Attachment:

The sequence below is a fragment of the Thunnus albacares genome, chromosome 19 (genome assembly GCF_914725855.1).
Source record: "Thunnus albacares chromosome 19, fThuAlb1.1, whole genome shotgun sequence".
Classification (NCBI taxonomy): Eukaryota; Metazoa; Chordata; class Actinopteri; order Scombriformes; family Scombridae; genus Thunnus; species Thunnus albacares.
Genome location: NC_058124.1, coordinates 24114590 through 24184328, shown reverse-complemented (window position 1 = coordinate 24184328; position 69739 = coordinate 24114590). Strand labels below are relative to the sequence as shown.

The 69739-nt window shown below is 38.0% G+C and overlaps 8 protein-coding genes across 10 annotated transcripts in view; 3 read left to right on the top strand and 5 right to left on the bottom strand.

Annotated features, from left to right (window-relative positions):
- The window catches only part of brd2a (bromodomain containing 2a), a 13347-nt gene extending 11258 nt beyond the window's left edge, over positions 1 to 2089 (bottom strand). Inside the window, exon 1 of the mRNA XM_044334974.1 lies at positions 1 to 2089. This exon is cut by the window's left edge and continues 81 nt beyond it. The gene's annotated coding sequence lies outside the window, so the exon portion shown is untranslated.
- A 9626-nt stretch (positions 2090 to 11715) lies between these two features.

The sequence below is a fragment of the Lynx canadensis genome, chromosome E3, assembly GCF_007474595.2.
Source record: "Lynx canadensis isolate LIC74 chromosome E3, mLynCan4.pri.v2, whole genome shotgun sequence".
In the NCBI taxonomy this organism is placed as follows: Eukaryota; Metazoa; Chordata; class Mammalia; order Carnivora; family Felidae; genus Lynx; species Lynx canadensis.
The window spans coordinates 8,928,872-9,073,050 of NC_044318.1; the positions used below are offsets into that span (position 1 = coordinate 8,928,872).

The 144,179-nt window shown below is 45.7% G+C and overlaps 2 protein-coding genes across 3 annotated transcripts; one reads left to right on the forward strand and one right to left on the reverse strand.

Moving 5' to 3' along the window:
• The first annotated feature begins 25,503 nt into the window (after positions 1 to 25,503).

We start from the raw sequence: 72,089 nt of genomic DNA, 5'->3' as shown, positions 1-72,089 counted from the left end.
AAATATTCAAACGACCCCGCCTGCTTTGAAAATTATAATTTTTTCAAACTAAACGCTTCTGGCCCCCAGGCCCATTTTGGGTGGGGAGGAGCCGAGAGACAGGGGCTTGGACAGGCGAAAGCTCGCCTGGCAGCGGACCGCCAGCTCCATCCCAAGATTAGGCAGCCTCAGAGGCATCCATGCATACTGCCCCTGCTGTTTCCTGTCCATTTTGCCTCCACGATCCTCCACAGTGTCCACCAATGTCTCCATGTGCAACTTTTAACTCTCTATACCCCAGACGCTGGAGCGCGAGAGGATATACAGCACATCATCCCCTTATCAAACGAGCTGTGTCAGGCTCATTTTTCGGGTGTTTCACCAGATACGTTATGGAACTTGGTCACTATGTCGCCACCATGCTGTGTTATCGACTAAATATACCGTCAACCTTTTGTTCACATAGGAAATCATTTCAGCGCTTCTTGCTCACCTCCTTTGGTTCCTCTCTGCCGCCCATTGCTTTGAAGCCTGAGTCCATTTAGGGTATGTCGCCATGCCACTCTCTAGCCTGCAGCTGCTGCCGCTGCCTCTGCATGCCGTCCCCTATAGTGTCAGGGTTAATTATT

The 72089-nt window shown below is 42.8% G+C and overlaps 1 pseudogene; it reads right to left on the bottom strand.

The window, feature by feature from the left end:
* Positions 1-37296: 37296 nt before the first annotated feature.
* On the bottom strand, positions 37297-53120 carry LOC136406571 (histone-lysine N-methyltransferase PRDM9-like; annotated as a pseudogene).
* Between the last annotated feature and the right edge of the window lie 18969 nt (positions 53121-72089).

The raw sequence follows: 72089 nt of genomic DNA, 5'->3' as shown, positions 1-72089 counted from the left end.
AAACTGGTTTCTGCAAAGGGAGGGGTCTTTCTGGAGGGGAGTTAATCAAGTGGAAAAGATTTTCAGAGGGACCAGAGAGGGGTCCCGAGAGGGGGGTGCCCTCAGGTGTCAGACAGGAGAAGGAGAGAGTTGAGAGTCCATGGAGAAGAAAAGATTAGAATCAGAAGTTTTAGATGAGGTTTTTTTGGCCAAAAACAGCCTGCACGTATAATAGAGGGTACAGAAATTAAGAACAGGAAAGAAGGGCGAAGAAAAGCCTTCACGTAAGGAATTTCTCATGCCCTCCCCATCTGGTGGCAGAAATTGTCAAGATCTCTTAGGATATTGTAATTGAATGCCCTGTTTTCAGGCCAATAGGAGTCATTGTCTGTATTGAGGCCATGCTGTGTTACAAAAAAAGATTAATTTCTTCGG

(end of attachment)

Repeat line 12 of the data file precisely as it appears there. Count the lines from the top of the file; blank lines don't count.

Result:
The window spans coordinates 8,928,872-9,073,050 of NC_044318.1; the positions used below are offsets into that span (position 1 = coordinate 8,928,872).